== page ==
Burnt Pancakes

Let me paint you a word picture of one of my worst moments, and one of my husband’s best moments…

A while back I was working hard at a job that was literally not paying off. I had spent all morning on the phone arguing with the insurance company because they refused to cover some necessary medical care, and then I was gone for several hours working hard to help other people solve their problems.

I came home to my beautiful family and pets and our comfortable home, but I was NOT feeling grateful or appreciative. I was feeling drained, tired, and not enough. The negative self-talk was a-flowin’.

I came in and greeted my loved ones unenthusiastically. I trudged to the kitchen and realized I had not made a new meal-plan for the week, something I rely heavily on for my sanity, nor had I been to the store in over a week. We had very little food. Great! Now I’m a failure at life, work, home, motherhood, at being an adult. We have no plan, no food, the house is dirty, and I SUCK!

You know that nasty, rock-in-your-stomach, flushing face, suddenly burning up feeling you have before you throw up?  You know it’s coming, but there is nothing you can do about it but make your way to the nearest bathroom and hunker down for the worst? Well this was where I was. Only instead of throwing up, I was on the verge of a grown-up temper tantrum. It was not going to be pretty, but I was barreling down the tracks too fast, and my breakdown was inevitable.

Having finally decided upon making some pancakes and hastily throwing together the batter, I pulled my sad, past-its-prime, warped skillet out of the cabinet. Resentment washed over me as I held that god-forsaken pan in my hand.

This skillet represented all of my negative feelings in that moment. That pan wasn’t good enough for the task of making even pancakes, just like I wasn’t good enough for just about anything. That pan needed to be replaced just like my car, and the broken garage door, and the broken garbage disposal, and the jeans in my drawer with a hole in the crotch. In that moment I couldn’t afford a new pan, just like I couldn’t afford to pay those medical bills if the insurance company didn’t cover them. That pan was the bane of my existence. It represented the existential crisis of my worthiness as a human being.

A bit dramatic? Maybe. But this is truth. Remember how I told you I was in deep? I wasn’t kidding!

I greased the pan and began making pancakes. When it came time for flipping them, what do you think happened? They stuck to the pan! Of course they did! Why shouldn’t they? This pan is junk, just like I’m junk. I can’t even cook simple pancakes now! What the heck is wrong with me?

I stand there and bellow. I swear and curse the pan, the pancakes, and the universe! I brusquely yank the pan off the burner and chuck the now smoking mess into the sink. “I just want SOMETHING to work! I just want SOMETHING to go right today!” I scream at my husband, the innocent by-stander. I’m not angry anymore, I’m just deeply, beyond-words sad. I am a literal hot mess, pancake batter splattered on my work clothes, my hair messily falling out of what was once a neat bun, my face flushed with anger and stained with running mascara and tears.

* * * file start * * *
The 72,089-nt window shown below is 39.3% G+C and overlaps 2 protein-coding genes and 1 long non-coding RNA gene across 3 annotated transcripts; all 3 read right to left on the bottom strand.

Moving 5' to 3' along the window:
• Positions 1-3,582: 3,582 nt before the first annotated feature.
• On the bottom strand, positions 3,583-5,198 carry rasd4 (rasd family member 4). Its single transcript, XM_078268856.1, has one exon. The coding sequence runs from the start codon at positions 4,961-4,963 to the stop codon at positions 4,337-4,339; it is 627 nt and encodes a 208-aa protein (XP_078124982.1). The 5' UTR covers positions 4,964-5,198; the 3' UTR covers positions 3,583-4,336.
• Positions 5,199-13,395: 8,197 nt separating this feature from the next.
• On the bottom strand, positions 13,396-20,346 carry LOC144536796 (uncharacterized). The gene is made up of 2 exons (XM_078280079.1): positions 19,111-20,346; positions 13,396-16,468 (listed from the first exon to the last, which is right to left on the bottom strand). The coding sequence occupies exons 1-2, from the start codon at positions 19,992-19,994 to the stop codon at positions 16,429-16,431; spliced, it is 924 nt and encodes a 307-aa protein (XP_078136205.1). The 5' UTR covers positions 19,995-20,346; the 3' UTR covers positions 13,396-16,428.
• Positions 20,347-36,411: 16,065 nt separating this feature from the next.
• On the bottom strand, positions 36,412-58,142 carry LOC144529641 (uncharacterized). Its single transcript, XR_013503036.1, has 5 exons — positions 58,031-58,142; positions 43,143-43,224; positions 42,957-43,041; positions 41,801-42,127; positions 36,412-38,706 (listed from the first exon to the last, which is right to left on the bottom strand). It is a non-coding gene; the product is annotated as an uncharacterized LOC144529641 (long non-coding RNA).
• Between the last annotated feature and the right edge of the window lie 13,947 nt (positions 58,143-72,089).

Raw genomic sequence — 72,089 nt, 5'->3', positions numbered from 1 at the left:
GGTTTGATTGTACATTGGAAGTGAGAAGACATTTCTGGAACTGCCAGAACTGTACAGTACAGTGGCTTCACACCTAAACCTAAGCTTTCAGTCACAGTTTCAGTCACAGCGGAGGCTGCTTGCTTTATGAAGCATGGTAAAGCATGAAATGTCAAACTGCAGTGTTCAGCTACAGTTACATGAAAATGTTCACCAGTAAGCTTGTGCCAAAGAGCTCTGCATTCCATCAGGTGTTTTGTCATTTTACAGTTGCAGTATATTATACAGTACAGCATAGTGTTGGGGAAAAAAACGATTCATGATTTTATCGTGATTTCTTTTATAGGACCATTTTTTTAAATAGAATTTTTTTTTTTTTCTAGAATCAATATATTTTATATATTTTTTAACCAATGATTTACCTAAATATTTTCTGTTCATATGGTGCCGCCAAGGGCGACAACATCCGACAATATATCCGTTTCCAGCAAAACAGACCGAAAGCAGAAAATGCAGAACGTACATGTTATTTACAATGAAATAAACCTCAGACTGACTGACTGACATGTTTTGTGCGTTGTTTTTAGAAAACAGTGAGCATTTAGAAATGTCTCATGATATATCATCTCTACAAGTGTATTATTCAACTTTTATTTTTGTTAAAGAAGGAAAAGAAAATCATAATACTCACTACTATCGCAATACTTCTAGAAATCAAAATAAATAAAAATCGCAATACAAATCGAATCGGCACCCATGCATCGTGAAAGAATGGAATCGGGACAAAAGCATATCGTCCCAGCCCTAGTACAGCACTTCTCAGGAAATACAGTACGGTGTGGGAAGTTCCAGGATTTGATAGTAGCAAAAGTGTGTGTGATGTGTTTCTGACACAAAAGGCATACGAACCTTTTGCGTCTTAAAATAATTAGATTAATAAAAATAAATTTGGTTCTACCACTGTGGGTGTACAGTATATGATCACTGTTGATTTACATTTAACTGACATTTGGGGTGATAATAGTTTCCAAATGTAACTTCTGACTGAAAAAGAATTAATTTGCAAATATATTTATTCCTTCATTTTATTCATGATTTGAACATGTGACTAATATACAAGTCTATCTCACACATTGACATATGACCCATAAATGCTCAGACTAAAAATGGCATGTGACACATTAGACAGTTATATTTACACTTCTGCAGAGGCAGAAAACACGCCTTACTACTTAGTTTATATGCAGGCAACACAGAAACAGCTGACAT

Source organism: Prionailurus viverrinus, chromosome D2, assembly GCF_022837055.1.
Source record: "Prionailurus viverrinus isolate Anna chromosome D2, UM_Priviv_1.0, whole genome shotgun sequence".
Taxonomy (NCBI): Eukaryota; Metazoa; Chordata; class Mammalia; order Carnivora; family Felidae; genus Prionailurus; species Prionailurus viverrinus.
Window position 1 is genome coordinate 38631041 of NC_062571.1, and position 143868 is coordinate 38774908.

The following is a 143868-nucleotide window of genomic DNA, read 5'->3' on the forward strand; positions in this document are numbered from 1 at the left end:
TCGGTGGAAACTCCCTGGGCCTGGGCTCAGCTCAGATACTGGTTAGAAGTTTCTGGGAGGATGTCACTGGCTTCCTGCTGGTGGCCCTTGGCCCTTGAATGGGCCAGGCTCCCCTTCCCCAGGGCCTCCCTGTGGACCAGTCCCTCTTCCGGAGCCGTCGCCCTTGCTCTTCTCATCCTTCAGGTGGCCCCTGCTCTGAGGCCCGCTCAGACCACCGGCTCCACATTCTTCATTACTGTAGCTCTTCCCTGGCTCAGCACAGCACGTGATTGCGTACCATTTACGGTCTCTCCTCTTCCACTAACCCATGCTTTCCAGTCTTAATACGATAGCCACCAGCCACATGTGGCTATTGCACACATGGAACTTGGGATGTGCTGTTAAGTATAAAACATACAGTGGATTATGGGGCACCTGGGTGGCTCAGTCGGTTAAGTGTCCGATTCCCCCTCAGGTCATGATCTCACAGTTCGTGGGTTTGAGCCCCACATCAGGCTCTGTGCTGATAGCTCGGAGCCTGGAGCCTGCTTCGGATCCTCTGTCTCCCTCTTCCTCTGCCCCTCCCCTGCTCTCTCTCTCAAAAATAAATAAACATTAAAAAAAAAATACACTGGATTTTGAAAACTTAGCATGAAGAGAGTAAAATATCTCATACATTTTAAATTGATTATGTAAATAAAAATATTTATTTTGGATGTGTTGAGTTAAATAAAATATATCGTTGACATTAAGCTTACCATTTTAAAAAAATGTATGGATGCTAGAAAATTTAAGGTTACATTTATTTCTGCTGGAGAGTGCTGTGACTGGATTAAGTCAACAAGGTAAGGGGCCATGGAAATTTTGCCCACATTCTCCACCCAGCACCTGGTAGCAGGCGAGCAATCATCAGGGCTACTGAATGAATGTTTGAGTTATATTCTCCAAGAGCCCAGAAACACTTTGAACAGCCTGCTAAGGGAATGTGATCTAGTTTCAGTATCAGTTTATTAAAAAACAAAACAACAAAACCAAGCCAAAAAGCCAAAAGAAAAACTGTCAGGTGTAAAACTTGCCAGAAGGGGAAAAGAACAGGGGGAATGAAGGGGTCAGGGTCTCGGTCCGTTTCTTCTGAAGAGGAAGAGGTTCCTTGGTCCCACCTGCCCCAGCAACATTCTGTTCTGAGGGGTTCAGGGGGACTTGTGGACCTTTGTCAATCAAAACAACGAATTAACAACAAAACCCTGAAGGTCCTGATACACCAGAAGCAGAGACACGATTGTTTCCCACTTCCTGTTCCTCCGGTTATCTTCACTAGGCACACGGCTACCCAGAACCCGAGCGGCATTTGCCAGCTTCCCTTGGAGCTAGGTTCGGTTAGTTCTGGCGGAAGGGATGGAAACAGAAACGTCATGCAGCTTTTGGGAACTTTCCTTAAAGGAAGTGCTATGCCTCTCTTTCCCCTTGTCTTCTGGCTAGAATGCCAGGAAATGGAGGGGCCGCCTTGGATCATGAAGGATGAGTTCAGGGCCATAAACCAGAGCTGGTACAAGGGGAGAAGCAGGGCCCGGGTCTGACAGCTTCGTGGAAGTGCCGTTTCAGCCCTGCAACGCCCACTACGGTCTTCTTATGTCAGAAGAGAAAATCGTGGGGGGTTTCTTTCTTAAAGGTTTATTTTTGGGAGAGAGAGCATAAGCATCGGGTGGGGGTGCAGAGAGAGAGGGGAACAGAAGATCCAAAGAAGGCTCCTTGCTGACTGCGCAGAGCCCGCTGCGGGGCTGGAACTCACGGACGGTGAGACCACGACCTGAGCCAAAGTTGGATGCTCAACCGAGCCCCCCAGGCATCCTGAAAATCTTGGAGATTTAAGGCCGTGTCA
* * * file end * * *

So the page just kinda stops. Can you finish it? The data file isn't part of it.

This is not a pretty picture. My toddler was staring in astonishment from the living room, no doubt storing away those interesting new words mommy just screamed at the top of her lungs for future use at church or maybe in front of those judgmental mommies in play group. My husband swooped in like a first responder in a hostage situation and gently took the spatula out of my fist, and hugged me close.

That hug was spiritual. He hugged me hard and close and didn’t let go when I attempted to straighten my hair and wipe the melting raccoon eyes off my face. And then he kissed me. He kissed me in a way that was not romantic. This scene was not going to make the cut in any Nicholas Spark movie adaptation. He kissed me almost as if it was a life-saving measure. This was CPR and I needed life-saving love rather than life-saving breath.

In that pivotal moment, he gave me what I needed, not what I deserved.

I could go into what I could have done differently in this situation, and I can assure you that this incident was an excellent learning tool that certainly set the cogs of personal growth into motion, but this story isn’t about what I did. It’s about what my husband did. It’s about giving others what they need, rather than what they deserve.

He didn’t do anything complicated or magical. His act of radical kindness and love in my moment of darkness did not require and complex training or special skills. He assessed the situation, saw what I needed and provided it regardless of what I deserved.

That act of love meant the world to me. It saved me from myself in the moment and reaffirmed the health of our marriage and my love and respect for the man I married. I am challenging myself in the coming days to approach interpersonal difficulties from the paradigm of giving what is needed and putting aside what is deserved. I deserved a lecture, but what I got was love.

I’m willing to bet that you will come across a situation this week where someone in your life deserve a reality check, a lecture, a wake-up-call. What would happen though, if you showered that person in what they need in that moment rather than what they deserve? What will happen if you give words of encouragement when the person really deserves a lecture on when to move on? What will happen if you show kindness when that voice in your head says they deserve your disdain? What will happen when you give what others need, not what they deserve?


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